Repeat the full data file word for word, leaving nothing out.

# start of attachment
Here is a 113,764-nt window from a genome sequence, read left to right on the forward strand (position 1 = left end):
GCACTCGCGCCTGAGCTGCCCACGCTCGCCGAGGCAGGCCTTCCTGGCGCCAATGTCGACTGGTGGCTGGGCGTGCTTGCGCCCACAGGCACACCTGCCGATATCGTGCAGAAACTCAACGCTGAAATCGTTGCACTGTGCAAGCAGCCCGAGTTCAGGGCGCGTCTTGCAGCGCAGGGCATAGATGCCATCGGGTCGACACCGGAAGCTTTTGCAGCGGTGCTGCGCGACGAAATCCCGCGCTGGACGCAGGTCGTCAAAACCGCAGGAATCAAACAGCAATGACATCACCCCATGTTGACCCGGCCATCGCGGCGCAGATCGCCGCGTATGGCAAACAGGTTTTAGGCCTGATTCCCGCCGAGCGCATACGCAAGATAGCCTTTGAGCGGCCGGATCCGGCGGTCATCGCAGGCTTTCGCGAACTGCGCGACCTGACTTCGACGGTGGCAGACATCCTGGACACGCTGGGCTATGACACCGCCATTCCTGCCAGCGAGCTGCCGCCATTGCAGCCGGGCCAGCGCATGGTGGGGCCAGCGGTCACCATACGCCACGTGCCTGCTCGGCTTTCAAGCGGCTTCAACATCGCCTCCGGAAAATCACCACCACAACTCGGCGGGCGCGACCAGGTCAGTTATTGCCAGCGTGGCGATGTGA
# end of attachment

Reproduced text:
Here is a 113,764-nt window from a genome sequence, read left to right on the forward strand (position 1 = left end):
GCACTCGCGCCTGAGCTGCCCACGCTCGCCGAGGCAGGCCTTCCTGGCGCCAATGTCGACTGGTGGCTGGGCGTGCTTGCGCCCACAGGCACACCTGCCGATATCGTGCAGAAACTCAACGCTGAAATCGTTGCACTGTGCAAGCAGCCCGAGTTCAGGGCGCGTCTTGCAGCGCAGGGCATAGATGCCATCGGGTCGACACCGGAAGCTTTTGCAGCGGTGCTGCGCGACGAAATCCCGCGCTGGACGCAGGTCGTCAAAACCGCAGGAATCAAACAGCAATGACATCACCCCATGTTGACCCGGCCATCGCGGCGCAGATCGCCGCGTATGGCAAACAGGTTTTAGGCCTGATTCCCGCCGAGCGCATACGCAAGATAGCCTTTGAGCGGCCGGATCCGGCGGTCATCGCAGGCTTTCGCGAACTGCGCGACCTGACTTCGACGGTGGCAGACATCCTGGACACGCTGGGCTATGACACCGCCATTCCTGCCAGCGAGCTGCCGCCATTGCAGCCGGGCCAGCGCATGGTGGGGCCAGCGGTCACCATACGCCACGTGCCTGCTCGGCTTTCAAGCGGCTTCAACATCGCCTCCGGAAAATCACCACCACAACTCGGCGGGCGCGACCAGGTCAGTTATTGCCAGCGTGGCGATGTGA